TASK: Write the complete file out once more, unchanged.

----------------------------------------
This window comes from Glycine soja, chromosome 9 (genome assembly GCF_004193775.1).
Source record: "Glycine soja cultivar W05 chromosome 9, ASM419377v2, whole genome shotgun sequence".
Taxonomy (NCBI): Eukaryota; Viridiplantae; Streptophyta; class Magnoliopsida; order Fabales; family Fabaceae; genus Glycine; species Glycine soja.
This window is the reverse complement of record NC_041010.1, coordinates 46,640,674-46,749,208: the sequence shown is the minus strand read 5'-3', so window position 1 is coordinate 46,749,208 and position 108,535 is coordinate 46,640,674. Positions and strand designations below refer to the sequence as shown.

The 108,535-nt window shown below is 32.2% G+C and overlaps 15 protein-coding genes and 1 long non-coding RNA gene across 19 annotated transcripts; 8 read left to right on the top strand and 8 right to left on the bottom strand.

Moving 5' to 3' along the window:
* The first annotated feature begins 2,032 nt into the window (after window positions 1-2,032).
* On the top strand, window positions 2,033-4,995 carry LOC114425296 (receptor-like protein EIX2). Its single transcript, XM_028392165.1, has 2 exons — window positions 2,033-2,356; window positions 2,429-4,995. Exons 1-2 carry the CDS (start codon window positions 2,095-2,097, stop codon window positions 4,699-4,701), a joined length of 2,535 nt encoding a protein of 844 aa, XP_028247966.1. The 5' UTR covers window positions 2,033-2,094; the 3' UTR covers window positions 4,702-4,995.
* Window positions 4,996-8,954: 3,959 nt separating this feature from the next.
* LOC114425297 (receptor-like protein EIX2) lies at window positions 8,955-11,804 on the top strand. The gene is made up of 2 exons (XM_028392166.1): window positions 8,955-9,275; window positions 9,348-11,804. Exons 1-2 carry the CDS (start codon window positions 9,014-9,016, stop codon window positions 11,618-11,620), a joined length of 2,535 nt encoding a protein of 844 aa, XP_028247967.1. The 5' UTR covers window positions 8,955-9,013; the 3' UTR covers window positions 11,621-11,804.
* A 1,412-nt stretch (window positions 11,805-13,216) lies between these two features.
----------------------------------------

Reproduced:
This window comes from Glycine soja, chromosome 9 (genome assembly GCF_004193775.1).
Source record: "Glycine soja cultivar W05 chromosome 9, ASM419377v2, whole genome shotgun sequence".
Taxonomy (NCBI): Eukaryota; Viridiplantae; Streptophyta; class Magnoliopsida; order Fabales; family Fabaceae; genus Glycine; species Glycine soja.
This window is the reverse complement of record NC_041010.1, coordinates 46,640,674-46,749,208: the sequence shown is the minus strand read 5'-3', so window position 1 is coordinate 46,749,208 and position 108,535 is coordinate 46,640,674. Positions and strand designations below refer to the sequence as shown.

The 108,535-nt window shown below is 32.2% G+C and overlaps 15 protein-coding genes and 1 long non-coding RNA gene across 19 annotated transcripts; 8 read left to right on the top strand and 8 right to left on the bottom strand.

Moving 5' to 3' along the window:
* The first annotated feature begins 2,032 nt into the window (after window positions 1-2,032).
* On the top strand, window positions 2,033-4,995 carry LOC114425296 (receptor-like protein EIX2). Its single transcript, XM_028392165.1, has 2 exons — window positions 2,033-2,356; window positions 2,429-4,995. Exons 1-2 carry the CDS (start codon window positions 2,095-2,097, stop codon window positions 4,699-4,701), a joined length of 2,535 nt encoding a protein of 844 aa, XP_028247966.1. The 5' UTR covers window positions 2,033-2,094; the 3' UTR covers window positions 4,702-4,995.
* Window positions 4,996-8,954: 3,959 nt separating this feature from the next.
* LOC114425297 (receptor-like protein EIX2) lies at window positions 8,955-11,804 on the top strand. The gene is made up of 2 exons (XM_028392166.1): window positions 8,955-9,275; window positions 9,348-11,804. Exons 1-2 carry the CDS (start codon window positions 9,014-9,016, stop codon window positions 11,618-11,620), a joined length of 2,535 nt encoding a protein of 844 aa, XP_028247967.1. The 5' UTR covers window positions 8,955-9,013; the 3' UTR covers window positions 11,621-11,804.
* A 1,412-nt stretch (window positions 11,805-13,216) lies between these two features.